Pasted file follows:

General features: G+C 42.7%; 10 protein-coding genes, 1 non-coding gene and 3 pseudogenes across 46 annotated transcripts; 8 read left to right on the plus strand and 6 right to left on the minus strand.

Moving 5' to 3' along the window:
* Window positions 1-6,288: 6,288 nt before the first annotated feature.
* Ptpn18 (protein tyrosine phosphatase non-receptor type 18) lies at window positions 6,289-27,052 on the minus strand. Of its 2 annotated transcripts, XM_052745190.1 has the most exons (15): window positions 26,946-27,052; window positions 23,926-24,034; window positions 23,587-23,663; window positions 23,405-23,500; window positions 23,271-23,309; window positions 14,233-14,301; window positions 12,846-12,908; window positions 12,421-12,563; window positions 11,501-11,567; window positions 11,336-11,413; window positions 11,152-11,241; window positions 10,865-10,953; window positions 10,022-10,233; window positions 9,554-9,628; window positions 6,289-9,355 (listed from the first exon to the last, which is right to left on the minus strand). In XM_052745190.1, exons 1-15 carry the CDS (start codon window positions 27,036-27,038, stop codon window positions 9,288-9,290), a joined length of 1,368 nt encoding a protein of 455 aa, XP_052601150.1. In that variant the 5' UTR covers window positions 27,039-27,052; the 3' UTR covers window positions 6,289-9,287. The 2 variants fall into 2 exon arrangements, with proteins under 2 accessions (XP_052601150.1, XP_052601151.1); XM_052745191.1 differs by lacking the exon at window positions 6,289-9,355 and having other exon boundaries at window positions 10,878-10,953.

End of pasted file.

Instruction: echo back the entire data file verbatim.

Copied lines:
General features: G+C 42.7%; 10 protein-coding genes, 1 non-coding gene and 3 pseudogenes across 46 annotated transcripts; 8 read left to right on the plus strand and 6 right to left on the minus strand.

Moving 5' to 3' along the window:
* Window positions 1-6,288: 6,288 nt before the first annotated feature.
* Ptpn18 (protein tyrosine phosphatase non-receptor type 18) lies at window positions 6,289-27,052 on the minus strand. Of its 2 annotated transcripts, XM_052745190.1 has the most exons (15): window positions 26,946-27,052; window positions 23,926-24,034; window positions 23,587-23,663; window positions 23,405-23,500; window positions 23,271-23,309; window positions 14,233-14,301; window positions 12,846-12,908; window positions 12,421-12,563; window positions 11,501-11,567; window positions 11,336-11,413; window positions 11,152-11,241; window positions 10,865-10,953; window positions 10,022-10,233; window positions 9,554-9,628; window positions 6,289-9,355 (listed from the first exon to the last, which is right to left on the minus strand). In XM_052745190.1, exons 1-15 carry the CDS (start codon window positions 27,036-27,038, stop codon window positions 9,288-9,290), a joined length of 1,368 nt encoding a protein of 455 aa, XP_052601150.1. In that variant the 5' UTR covers window positions 27,039-27,052; the 3' UTR covers window positions 6,289-9,287. The 2 variants fall into 2 exon arrangements, with proteins under 2 accessions (XP_052601150.1, XP_052601151.1); XM_052745191.1 differs by lacking the exon at window positions 6,289-9,355 and having other exon boundaries at window positions 10,878-10,953.